He suggested prioritised feeding should be first given to poor-conditioned, multiple-bearing ewes lambing in the first cycle. Next the rest of the first cycle multiples. Second-cycle multiples should be third followed by first-cycle single-bearing ewes and finally late-lambing singles.

Single-bearing ewes are more able to buffer and the feed demand of later-lambing ewes will increase in line with increasing pasture growth.

Triplet-bearing ewes have theoretically a greater feed demand than twin-bearing however the issue is that they can’t physically eat more than the latter. Kenyon’s advice is that if there is plenty of feed (above 1200kg DM/ha – 4cm) triplets need not be separated from twins.

He says triplets feed demand becomes greater than twins about six weeks before lambing. If feed is scarce they should be offered paddocks in which covers are greater than 1200kg DM/ha.

Energy requirements of a pregnant ewe are relatively small until scanning (day 90 of pregnancy) during which time the placenta, foetus and udder are developing. Developing a large placenta is critical in supporting multiple pregnancies. At scanning the foetal growth starts to increase significantly until day 120 when it starts to accelerate.

When a ewe lambs, it sheds a significant amount of weight in the lamb, associated fluids and placenta etc (single lamb 10-13kg, twins 14-18kg, triplets 20-22kg). So if she is to maintain her mating weight she must increase it during pregnancy by these amounts especially in the last month.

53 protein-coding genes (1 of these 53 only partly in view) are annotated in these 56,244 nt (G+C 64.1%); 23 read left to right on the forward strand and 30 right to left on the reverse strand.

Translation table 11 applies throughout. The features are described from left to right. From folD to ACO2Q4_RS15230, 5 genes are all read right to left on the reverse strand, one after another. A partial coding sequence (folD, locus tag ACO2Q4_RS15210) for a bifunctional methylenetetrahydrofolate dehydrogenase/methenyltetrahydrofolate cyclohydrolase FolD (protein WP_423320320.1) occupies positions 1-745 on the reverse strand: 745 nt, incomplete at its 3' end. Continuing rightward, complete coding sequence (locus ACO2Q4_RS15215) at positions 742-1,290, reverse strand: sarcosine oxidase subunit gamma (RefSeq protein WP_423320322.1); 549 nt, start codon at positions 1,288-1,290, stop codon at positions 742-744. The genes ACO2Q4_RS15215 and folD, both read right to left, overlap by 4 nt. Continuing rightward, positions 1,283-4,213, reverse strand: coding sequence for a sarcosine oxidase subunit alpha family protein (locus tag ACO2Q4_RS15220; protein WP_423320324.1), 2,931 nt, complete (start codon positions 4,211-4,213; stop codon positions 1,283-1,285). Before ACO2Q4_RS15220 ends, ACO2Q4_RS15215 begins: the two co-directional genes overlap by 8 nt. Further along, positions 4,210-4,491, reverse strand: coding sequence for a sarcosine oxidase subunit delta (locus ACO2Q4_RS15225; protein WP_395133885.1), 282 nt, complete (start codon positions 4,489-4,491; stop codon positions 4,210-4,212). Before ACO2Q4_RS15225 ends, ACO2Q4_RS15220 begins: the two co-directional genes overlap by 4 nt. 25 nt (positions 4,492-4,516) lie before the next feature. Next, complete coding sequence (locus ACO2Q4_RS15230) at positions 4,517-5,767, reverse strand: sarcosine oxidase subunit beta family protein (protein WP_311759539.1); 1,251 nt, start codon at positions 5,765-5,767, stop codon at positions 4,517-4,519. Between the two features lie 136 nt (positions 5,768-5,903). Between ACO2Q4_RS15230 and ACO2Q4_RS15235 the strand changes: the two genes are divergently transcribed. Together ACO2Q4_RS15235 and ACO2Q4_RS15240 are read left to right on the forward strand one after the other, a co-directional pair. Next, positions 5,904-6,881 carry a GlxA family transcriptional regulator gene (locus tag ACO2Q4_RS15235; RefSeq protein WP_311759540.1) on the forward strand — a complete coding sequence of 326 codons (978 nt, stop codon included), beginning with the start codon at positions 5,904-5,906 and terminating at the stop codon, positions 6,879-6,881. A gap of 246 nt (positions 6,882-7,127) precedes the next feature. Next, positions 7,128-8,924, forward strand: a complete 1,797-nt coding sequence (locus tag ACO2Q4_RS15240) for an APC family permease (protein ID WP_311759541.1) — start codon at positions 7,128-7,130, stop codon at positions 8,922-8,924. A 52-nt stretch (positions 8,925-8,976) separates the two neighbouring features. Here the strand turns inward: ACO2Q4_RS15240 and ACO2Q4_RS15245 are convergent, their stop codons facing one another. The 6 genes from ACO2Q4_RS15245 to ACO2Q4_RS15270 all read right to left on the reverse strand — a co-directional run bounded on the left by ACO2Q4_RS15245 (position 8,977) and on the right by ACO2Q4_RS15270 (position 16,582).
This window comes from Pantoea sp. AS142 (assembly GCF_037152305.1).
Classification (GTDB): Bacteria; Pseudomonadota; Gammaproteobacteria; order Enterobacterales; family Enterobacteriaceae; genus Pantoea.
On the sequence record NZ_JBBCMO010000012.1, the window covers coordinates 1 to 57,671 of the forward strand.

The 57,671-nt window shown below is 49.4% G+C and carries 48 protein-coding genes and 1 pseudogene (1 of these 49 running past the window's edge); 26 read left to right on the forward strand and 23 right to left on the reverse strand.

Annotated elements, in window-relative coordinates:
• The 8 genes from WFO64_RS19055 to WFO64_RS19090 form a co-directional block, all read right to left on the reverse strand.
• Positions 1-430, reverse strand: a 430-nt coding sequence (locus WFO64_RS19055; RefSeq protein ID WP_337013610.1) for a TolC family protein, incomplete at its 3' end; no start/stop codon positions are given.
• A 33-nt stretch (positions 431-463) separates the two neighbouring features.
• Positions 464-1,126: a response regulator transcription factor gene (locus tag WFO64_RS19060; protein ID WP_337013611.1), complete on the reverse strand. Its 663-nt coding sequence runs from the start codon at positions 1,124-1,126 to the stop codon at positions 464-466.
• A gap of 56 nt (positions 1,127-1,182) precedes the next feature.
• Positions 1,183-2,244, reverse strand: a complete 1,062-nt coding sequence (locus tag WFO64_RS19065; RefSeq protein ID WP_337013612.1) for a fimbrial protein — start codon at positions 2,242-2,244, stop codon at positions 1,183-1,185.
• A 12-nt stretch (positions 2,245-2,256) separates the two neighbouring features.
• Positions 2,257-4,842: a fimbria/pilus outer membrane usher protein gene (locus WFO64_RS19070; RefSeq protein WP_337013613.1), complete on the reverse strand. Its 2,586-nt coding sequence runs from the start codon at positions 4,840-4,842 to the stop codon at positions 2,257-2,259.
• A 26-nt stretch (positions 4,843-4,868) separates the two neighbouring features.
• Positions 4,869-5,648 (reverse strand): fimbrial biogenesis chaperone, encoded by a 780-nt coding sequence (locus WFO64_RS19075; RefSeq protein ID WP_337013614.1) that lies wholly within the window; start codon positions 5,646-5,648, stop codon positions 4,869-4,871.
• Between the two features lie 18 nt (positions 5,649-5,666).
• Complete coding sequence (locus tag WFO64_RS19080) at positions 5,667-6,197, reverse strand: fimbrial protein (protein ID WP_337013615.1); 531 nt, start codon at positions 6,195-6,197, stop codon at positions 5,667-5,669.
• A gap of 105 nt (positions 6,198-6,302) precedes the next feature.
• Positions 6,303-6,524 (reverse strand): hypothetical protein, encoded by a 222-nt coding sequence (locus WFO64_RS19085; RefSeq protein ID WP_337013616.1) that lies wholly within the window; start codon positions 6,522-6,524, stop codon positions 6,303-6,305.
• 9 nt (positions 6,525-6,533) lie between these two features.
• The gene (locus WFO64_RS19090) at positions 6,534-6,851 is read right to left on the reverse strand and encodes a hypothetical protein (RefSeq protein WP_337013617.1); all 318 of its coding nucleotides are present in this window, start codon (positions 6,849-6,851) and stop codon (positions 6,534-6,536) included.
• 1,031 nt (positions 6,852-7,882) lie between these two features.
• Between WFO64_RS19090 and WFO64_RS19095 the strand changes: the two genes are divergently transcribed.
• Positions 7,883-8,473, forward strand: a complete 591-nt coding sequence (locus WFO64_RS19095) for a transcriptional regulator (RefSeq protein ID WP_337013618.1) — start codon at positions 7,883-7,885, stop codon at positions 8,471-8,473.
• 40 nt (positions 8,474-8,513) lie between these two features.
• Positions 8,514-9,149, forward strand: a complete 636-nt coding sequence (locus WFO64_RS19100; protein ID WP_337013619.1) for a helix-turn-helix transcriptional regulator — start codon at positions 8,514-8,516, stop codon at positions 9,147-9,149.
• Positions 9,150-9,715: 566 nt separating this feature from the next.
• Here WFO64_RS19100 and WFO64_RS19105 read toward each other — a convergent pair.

Kenyon says during days 100 to 132 of pregnancy not to graze pastures below 900kg/ha. In the final two-three weeks before lambing, ewes should be offered an allowance of 2.5-4kg DM/ewe/day. Intake should not be restricted and pastures should not be grazed below 1200kg DM/ha (4cm).

Ideal covers for any productive sheep are 1200-1800kg DM/ha because at that level they are able to get a full mouthful each bite. Sheep can only achieve a fixed number of bites a day because they also have to ruminate.

Optimal grazing covers at lambing are 1400kg DM/ha. Don’t offer more than 1800kg DM/ha because they’ll trample it into the ground and quality lost later on in the spring.

Farmers know from experience which are the best paddocks for twin-lamb survival.

Kenyon advises that these paddocks are given time to recover after grazing for the best possible covers when set stocked for lambing.

Individual paddocks should be set stocked according to ewe demand (number of pregnancies, BCS), pasture cover, lambing cycle (early/late lambers) and lamb survival rating. Thinner twin-bearers should be set stocked at a lower rate. Later lambing ewes can be offered less feed than earlier lambing ones. Paddocks with poorer lamb survival records can be stocked with singles or even better conditioned twins.

Impact of ewe deaths

Ewe deaths during the lambing period were often underestimated and can have a huge impact.

He says 50% of ewe deaths occur between set-stocking and docking.


If a death rate in a flock of 1000 is 10%, it can be an expensive exercise. If these ewes recorded a 150% scanning and 5% (50) of these ewes died between set-stocking and docking this represents a potential loss of 75 lambs. Not only does this represent a loss of income from the lambs, but it also means the farmer must find another 50 replacements.